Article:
Assessing your traditional competitors in search is critical, but you also need to analyze who competes with you purely through search rankings. Competition is constant. No matter what business you’re in, there will always be other people competing with you for customers, subscribers, viewers, partners, etc. Do you know who they are?
Once you’ve found your early users, how do you get them to pay? I’m dedicating this post to the strategies that today’s fastest-growing B2B businesses relied on to sell their first handful of customers. It turns out there are just three strategies early-on: bottom-up + self-service, bottom-up + inside sales, and outbound sales.
Contrary to what you might see in some case studies, MRR growth is not always linear. I’ve seen firsthand how startups can experience periods of flat or even negative growth, and when it happens, so many companies default to “how do we get more customers?” There’s a common misconception that the only way to improve MRR growth is by getting more customers.
Dominique baremetrics growth@
Instagram is brimming with opportunities for online creators—but it can often be tough to crack. Get it right, and you’ll attract a thriving community of followers eager to share your content (and open their wallets). Get it wrong, however, and you’ll end up sinking countless hours into creating content your audience may not ever see—let alone enjoy.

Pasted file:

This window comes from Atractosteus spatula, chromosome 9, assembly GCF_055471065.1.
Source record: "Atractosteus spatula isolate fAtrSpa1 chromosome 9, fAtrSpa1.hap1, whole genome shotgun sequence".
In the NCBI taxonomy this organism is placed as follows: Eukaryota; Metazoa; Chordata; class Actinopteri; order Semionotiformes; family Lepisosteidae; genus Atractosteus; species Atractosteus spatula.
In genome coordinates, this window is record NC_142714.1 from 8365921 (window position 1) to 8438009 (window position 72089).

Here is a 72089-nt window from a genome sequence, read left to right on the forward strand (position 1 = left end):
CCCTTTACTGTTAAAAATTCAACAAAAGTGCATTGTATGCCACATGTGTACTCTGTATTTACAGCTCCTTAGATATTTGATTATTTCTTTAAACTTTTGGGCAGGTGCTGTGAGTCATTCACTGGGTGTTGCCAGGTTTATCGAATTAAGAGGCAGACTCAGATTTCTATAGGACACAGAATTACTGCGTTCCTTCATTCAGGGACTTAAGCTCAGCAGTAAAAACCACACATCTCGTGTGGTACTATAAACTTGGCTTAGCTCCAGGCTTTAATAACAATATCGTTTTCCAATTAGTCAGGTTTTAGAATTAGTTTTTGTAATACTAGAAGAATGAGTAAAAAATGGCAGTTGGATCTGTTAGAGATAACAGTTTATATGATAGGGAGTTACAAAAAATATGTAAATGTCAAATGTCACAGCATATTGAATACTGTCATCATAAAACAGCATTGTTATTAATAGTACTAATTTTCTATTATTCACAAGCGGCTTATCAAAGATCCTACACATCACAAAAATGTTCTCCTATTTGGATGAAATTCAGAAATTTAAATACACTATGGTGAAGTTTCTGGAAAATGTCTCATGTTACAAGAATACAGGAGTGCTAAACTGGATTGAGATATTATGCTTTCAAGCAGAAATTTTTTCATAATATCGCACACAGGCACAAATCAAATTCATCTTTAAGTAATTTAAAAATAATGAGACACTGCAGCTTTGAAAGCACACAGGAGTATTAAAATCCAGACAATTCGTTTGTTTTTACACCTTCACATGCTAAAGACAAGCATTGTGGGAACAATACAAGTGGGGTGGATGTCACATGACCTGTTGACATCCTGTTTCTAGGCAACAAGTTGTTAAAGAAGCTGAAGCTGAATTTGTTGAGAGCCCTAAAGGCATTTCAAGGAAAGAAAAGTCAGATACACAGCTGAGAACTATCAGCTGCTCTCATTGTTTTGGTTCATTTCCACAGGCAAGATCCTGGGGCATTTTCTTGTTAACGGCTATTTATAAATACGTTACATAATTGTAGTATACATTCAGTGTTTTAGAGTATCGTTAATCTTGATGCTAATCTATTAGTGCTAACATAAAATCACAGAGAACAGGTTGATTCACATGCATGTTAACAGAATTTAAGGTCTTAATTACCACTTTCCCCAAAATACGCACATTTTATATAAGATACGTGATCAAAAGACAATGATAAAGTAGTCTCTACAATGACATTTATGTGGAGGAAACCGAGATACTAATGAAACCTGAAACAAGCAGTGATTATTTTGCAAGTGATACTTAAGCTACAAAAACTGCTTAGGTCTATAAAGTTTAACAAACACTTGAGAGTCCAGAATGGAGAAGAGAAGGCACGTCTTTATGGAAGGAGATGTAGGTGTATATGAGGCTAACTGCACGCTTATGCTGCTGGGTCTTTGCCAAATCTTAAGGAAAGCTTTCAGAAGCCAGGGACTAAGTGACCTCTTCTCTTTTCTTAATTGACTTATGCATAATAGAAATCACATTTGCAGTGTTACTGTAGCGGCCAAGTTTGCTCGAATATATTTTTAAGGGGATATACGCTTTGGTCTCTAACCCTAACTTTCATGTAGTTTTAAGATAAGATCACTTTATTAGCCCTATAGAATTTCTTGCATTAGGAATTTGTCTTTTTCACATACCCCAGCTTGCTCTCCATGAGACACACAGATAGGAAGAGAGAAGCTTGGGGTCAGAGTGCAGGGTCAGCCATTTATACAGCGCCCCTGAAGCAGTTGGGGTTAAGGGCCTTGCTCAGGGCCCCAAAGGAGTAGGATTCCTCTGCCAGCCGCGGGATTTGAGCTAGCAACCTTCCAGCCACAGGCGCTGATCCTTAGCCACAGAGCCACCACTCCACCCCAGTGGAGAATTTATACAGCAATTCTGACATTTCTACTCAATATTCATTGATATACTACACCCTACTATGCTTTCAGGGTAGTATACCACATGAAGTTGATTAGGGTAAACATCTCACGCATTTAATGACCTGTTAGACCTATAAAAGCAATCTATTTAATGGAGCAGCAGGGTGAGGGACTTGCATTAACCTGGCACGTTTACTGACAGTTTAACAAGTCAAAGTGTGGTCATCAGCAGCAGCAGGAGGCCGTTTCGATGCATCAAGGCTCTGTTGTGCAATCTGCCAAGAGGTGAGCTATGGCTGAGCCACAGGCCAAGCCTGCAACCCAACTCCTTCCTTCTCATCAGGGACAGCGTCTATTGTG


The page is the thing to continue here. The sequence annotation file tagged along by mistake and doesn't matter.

Kieran convertkit marketing@
Over $50M in annual recurring revenue. $0 of funding. +65% growth year-over-year. 3,200+ new leads every week (as of July 2020). 695,000+ monthly search visits to their blog (as of June 2020). 50+ employees of whom 10 are marketers. 0 sales people. Ahrefs has taken an unconventional approach to growing a SaaS business, and it’s working.
Pinja supermetrics marketing@
Typically your product team has a BIG roadmap, they grind through and release features into the main product. They then send an email to the product marketing person who is then responsible for “creating the assets”. We took a different route. Introducing: engineering as marketing.
When you hear Peloton, you probably think of equipment, namely their exercise bike. Their value proposition of “connected fitness” is built on the foundation of high-performance equipment. However, I believe that’s going to change. Their December 2019 announcements align nicely with a recent shift in their positioning to classes on-demand.